THE END of The 140 Characters Conference, New World Stages, New York
June 16-17, 2009
Throw your laptops down and run naked and chanting through the streets! This is my final posting about the 140 Characters Conference! Yesterday I watched the hashtag stream to see how far off schedule day two was, while also keeping an eye on the upload status of the video I took with my Flip cam. Snail's pace + agitation = me ranting and then heading off to the show sans laptop. It was actually quite freeing not to have that lap warmer tugging at my un-muscled shoulder all afternoon. And here's all she wrote...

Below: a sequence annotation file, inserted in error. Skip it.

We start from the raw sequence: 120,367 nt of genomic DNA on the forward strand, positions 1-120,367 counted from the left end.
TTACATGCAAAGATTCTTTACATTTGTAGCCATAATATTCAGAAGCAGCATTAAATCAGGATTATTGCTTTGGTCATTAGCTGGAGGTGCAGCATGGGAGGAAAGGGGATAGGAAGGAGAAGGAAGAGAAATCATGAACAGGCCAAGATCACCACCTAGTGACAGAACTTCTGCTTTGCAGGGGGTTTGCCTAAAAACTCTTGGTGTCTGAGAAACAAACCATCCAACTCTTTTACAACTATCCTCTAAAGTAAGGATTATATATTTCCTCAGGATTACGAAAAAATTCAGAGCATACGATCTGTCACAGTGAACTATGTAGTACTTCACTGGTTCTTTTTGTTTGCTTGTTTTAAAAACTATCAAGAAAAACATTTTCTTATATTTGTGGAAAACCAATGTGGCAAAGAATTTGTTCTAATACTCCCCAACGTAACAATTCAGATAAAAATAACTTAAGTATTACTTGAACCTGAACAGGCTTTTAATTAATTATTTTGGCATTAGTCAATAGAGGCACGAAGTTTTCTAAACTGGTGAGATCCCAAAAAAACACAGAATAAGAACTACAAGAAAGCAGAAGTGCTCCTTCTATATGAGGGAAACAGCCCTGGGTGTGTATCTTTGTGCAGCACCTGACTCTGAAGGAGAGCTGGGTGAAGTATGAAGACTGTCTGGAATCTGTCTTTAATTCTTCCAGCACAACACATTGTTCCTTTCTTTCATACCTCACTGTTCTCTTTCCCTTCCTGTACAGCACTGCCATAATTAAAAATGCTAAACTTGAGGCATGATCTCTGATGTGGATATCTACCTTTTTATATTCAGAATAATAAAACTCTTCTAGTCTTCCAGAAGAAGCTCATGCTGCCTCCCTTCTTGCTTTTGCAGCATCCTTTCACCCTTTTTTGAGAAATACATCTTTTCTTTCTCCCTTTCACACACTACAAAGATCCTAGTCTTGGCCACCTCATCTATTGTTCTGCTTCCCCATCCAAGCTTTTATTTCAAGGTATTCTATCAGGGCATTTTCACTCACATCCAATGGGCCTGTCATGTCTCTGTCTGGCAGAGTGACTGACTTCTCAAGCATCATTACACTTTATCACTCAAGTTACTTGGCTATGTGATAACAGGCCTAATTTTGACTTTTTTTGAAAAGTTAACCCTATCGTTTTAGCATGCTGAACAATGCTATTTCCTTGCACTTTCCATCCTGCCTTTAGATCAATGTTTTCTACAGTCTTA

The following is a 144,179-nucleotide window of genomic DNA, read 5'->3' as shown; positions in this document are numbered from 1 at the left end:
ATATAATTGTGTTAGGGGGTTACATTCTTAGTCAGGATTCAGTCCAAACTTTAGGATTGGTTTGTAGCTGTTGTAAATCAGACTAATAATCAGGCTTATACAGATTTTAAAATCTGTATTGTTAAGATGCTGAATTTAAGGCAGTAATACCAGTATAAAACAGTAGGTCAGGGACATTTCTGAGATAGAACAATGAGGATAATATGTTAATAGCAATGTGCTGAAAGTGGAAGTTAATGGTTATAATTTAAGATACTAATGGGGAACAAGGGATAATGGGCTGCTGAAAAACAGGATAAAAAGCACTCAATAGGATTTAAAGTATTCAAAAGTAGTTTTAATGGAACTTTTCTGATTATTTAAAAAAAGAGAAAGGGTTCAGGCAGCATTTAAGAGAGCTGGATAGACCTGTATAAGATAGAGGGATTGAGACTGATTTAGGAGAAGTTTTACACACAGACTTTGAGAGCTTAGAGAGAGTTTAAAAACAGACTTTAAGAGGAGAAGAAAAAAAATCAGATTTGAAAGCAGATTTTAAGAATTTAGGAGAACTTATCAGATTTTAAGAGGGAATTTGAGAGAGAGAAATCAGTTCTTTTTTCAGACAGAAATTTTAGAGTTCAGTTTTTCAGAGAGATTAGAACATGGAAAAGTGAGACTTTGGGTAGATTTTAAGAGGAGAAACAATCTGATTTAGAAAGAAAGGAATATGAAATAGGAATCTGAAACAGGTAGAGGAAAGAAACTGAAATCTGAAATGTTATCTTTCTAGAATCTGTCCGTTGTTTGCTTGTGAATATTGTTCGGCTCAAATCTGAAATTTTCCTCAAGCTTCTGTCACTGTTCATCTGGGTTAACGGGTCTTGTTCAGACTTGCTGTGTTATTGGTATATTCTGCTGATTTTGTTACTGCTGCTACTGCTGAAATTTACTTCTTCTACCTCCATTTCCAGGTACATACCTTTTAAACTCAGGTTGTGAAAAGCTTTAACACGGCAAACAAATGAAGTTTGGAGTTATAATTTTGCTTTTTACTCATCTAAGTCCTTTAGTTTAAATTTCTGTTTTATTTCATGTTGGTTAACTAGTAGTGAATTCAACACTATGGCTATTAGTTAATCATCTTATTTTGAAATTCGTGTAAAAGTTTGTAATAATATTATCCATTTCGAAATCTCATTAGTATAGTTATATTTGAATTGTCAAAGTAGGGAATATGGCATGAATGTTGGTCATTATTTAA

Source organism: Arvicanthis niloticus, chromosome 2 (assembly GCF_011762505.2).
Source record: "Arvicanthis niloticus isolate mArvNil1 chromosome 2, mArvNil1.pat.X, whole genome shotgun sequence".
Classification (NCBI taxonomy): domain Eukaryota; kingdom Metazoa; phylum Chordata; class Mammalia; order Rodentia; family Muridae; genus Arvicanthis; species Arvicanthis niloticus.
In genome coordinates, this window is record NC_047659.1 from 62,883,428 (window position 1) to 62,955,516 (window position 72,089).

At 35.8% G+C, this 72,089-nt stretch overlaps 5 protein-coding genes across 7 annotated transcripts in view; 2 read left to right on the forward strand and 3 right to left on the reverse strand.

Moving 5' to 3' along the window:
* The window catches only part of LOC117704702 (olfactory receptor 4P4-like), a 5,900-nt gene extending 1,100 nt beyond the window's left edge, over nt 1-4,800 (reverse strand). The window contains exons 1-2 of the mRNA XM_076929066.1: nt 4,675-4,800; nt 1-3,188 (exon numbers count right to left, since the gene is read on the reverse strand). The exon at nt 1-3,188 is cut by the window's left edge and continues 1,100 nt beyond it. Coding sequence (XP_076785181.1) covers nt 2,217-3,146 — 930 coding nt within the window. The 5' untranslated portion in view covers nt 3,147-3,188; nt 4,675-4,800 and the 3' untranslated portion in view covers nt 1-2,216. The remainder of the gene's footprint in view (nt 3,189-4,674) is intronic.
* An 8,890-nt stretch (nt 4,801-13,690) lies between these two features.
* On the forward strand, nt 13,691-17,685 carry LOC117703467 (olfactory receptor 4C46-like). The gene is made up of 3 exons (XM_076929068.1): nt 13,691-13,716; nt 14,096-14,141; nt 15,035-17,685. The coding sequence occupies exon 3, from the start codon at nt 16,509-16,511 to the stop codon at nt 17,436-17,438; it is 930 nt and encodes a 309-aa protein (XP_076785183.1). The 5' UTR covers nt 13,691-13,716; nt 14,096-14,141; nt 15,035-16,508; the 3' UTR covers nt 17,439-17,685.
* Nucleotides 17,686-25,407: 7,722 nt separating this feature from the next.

I entered with a strategy - while everyone is eating lunch, grab a seat close to the stage and DON'T MOVE until after the Wyclef interview. It nearly worked save for the pair of chatterboxes next to me who giggled throughout the Digital Diplomacy and Cultural Collaboration panel while surfing through Durex ads. I did my best to pay attention to Joshua Fouts (@josholalia)(the moderator, too!) - Senior Fellow, Carnegie Council for Ethics in International Affairs; Senior Fellow, Digital Media and Public Policy, The Center for the Study of the Presidency Chief Global Strategist, Dancing Ink Productions, LLC, Andrew Kneale (@andrewkneale) - Transatlantic Project Coordinator. British Council, Evan M. O'Neil (@gpi) - Global Policy Innovations Magazine, Michael Jay Friedman (@americagovprint) - U.S. Dept. of State (IIP/PUBP), and Rita J. King (@RitaJKing) - CEO and Creative Director, Dancing Ink Productions because they covered a topic I knew nothing about. I wanted to learn! because it was a topic I knew nothing about. I wanted to learn!